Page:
Ready to move on up that career ladder? Dig out those CV’s, blow off the dust and prepare to brighten them up with our top ten tips.
1.Use a Clear Structure
First impressions count for a lot. If you’ve recently graduated, or have little work experience (which we all know can often mean the same thing) pop your education at the top of the page to draw attention to your academic achievements. If it’s your glittering work history which is likely to impress a recruiter give that the top spot instead. If you’re going for a creative job, don’t be afraid to take risks with a more unconventional structure. I once knew someone who swore that writing her CV as a poem was what got her interviews to become a primary school teacher. If it works, stick to it.
2. Keep it Relevant
Although your extensive experience delivering newspapers at the crack of dawn does indeed show the resilience and dedication of your fourteen-year old self it won’t necessarily help the current ‘you’ get that dream job. You don’t need to include every detail of your past work unless it relates directly to the opening for which you’re applying. In saying that, Tip Number Three is –
3. Be Specific
Degree modules match the vacancy? Got applicable voluntary experience? Think your skills fit the position like an occupational glove? Don’t leave it out! Employers want evidence that you are as competent as you claim to be. If you can give concrete examples that highlight your capabilities you’re one up on all the other “passionate, enthusiastic and hard-working” applicants.
4. Adapt Your Writing Style
It goes without saying that your CV should be free from grammar and spelling mistakes but ensure you make use of targeted vocabulary too. Here, the thesaurus is your best friend. Don’t go over the top – a few carefully-selected key words will have more impact than an overly embellished description to prove that you know what you’re about.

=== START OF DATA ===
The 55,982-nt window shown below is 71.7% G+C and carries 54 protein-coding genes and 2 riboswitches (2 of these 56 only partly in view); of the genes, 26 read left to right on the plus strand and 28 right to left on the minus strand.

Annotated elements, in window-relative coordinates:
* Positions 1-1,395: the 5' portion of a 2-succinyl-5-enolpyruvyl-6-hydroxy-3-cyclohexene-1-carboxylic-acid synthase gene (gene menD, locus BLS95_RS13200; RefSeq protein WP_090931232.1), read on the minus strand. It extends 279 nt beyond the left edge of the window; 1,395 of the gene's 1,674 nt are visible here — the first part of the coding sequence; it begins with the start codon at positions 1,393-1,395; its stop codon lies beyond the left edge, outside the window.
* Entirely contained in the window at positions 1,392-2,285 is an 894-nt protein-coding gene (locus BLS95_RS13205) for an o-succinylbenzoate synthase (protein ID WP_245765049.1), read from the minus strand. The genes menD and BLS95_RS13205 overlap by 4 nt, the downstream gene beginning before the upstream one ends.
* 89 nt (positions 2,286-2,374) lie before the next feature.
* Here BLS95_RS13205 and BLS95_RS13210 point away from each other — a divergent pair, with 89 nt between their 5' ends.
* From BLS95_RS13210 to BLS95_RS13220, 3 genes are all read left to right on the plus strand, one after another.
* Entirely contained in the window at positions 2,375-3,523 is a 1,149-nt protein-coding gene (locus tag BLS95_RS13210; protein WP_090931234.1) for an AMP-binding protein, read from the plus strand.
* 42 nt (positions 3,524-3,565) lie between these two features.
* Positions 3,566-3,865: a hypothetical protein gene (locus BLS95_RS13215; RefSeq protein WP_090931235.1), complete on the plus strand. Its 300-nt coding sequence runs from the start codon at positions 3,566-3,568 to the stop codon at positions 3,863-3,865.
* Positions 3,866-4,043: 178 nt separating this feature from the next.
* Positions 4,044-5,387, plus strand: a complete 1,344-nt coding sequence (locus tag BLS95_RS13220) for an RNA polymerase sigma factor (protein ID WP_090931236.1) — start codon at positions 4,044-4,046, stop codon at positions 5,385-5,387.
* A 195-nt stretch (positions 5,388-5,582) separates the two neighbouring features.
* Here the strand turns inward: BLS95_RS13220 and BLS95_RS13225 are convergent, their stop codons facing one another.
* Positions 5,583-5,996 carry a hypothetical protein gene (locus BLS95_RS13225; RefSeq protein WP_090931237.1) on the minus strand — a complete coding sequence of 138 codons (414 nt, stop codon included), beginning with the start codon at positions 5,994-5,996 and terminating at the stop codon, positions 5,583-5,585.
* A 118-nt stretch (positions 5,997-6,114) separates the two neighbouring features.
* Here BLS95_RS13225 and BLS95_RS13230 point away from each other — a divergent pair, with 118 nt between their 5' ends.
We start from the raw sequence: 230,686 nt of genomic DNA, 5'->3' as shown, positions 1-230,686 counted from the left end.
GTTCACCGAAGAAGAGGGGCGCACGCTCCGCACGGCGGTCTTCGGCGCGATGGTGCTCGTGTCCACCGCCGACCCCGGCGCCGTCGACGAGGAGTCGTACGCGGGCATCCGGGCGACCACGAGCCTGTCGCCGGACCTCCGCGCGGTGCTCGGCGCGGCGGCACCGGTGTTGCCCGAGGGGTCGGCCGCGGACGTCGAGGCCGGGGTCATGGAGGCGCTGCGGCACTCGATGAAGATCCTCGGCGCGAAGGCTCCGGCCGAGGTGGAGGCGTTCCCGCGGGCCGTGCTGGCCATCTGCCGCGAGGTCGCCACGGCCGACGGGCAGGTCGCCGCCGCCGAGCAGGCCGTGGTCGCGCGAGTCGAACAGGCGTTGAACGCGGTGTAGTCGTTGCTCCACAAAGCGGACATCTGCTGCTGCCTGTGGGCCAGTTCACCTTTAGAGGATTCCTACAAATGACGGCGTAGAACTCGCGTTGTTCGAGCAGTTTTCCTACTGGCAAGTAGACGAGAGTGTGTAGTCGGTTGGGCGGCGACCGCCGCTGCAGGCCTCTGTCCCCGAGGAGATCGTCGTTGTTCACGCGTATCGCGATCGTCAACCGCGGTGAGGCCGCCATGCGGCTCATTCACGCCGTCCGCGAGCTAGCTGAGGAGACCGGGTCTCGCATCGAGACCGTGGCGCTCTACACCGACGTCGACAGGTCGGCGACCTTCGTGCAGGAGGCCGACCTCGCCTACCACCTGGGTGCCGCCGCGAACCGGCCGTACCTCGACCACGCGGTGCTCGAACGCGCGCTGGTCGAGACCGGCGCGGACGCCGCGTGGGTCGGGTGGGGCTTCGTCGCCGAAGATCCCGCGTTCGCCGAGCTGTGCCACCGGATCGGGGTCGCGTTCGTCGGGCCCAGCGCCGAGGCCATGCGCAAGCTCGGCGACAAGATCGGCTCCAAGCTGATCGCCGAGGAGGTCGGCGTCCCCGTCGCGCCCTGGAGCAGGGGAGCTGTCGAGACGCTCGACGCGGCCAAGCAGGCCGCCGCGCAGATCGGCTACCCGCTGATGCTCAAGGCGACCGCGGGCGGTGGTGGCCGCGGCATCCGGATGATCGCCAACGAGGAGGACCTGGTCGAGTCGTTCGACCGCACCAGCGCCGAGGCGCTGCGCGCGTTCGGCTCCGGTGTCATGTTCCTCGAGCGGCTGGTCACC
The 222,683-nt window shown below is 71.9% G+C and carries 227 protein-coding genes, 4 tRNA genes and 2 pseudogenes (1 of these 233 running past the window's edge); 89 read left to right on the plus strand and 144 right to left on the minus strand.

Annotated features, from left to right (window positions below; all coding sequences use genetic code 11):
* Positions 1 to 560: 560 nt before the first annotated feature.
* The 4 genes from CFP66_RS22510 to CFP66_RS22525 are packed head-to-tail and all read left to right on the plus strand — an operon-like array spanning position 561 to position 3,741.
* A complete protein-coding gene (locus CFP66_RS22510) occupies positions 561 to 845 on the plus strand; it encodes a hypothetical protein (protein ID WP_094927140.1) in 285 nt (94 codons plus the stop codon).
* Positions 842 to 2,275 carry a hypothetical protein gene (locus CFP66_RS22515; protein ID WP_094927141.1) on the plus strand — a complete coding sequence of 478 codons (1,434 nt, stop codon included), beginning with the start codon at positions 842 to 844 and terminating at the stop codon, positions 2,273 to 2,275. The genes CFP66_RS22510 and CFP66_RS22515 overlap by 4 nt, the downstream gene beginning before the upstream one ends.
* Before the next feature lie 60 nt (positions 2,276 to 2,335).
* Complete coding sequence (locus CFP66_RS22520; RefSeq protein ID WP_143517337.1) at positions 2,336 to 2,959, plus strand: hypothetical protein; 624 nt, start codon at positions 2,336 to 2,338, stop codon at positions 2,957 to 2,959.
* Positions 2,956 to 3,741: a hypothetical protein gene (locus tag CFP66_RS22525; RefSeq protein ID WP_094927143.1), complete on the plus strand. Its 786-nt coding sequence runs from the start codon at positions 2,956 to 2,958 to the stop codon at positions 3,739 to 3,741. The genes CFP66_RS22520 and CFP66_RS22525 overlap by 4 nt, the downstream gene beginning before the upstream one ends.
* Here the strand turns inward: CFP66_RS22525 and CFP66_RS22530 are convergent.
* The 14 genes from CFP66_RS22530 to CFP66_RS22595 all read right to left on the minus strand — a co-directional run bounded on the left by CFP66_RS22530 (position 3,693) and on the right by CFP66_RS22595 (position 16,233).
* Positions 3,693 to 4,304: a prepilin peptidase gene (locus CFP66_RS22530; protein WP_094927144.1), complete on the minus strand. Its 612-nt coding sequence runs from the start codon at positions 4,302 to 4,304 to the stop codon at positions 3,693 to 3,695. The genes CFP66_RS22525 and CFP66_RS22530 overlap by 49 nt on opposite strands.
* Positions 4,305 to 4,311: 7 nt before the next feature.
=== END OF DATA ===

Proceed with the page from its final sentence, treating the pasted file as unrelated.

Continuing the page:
5. Less is More
Recruitment drives are long, drawn-out processes. Recruiters don’t want to spend more time than they have to reading through applicant CV’s. A study by job search site TheLadders.com suggested that on average recruiters look at resumes for about six seconds. It’s your job to make those six seconds the bleeding best six seconds of the lot. Without crowding your words into a claustrophobic space try to keep to a single side of A4. If you do spill over onto a second page, staple the sheets together instead of clipping them, and always keep it easy to read in a simple font.
6. Avoid Cliché
All that stuff they told you to write on your CV back in secondary school just won’t cut it in the real working world. You don’t need to big yourself up with set phrases picked from a cheat sheet – drop the wishy-washy nonsense and you’re left with the important information.
7. Do your Research
Read up on exactly what you’re applying for and tailor your CV to match. You may want to add an introductory personal statement written directly for the vacancy. This doesn’t have to be (and indeed should not be) particularly long but a line or two at the top of the page shows that this isn’t a mass-produced document.
8. Emphasise Your Strengths
This might seem obvious, but when writing your resume, don’t overlook anything which could impress a potential employer. Extra-curricular activities, leadership roles, community work – if you can make it relevant, it’s worth including it. Additional skills should also be listed such as First Aid qualifications, language or ICT skills.
9. Keep it Fresh
If it ain’t working, it ain’t working. Don’t be afraid to overhaul what you’ve already got and try a whole new approach. Get feedback from anyone you can persuade to read it and test it yourself. Within the first thirty seconds of looking at it, can you see all the important information? Are there any obvious gaps which need filling? Have you kept it concise and relevant? If you aren’t sold then it won’t fool anyone else either.
10. Cover Letter
Summarise your CV in a brief cover letter which directly relates back to the job spec. Explain your motives for applying for this particular vacancy with this particular company, and keep it individual – a generic cover letter won’t get you anywhere.
Header image rights; Flazingo Photos